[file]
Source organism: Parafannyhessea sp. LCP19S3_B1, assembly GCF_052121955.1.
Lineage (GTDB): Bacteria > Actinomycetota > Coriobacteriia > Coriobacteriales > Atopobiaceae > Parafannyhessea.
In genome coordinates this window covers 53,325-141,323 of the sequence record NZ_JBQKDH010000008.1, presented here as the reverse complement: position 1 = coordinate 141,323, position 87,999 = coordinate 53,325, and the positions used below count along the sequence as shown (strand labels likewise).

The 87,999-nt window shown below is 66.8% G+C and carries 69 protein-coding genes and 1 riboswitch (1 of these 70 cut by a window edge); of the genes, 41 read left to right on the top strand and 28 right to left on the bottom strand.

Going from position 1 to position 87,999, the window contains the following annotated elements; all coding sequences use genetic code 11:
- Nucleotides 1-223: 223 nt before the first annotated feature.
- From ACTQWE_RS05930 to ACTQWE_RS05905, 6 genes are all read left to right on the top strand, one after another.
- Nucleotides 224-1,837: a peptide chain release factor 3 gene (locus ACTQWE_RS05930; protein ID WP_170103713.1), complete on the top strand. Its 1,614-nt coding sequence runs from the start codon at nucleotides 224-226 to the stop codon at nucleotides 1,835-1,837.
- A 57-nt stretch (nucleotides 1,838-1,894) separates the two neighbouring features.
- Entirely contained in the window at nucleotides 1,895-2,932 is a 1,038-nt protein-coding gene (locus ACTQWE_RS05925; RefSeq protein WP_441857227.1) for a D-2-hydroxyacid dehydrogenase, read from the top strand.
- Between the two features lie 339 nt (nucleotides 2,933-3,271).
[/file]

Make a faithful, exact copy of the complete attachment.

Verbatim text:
Source organism: Parafannyhessea sp. LCP19S3_B1, assembly GCF_052121955.1.
Lineage (GTDB): Bacteria > Actinomycetota > Coriobacteriia > Coriobacteriales > Atopobiaceae > Parafannyhessea.
In genome coordinates this window covers 53,325-141,323 of the sequence record NZ_JBQKDH010000008.1, presented here as the reverse complement: position 1 = coordinate 141,323, position 87,999 = coordinate 53,325, and the positions used below count along the sequence as shown (strand labels likewise).

The 87,999-nt window shown below is 66.8% G+C and carries 69 protein-coding genes and 1 riboswitch (1 of these 70 cut by a window edge); of the genes, 41 read left to right on the top strand and 28 right to left on the bottom strand.

Going from position 1 to position 87,999, the window contains the following annotated elements; all coding sequences use genetic code 11:
- Nucleotides 1-223: 223 nt before the first annotated feature.
- From ACTQWE_RS05930 to ACTQWE_RS05905, 6 genes are all read left to right on the top strand, one after another.
- Nucleotides 224-1,837: a peptide chain release factor 3 gene (locus ACTQWE_RS05930; protein ID WP_170103713.1), complete on the top strand. Its 1,614-nt coding sequence runs from the start codon at nucleotides 224-226 to the stop codon at nucleotides 1,835-1,837.
- A 57-nt stretch (nucleotides 1,838-1,894) separates the two neighbouring features.
- Entirely contained in the window at nucleotides 1,895-2,932 is a 1,038-nt protein-coding gene (locus ACTQWE_RS05925; RefSeq protein WP_441857227.1) for a D-2-hydroxyacid dehydrogenase, read from the top strand.
- Between the two features lie 339 nt (nucleotides 2,933-3,271).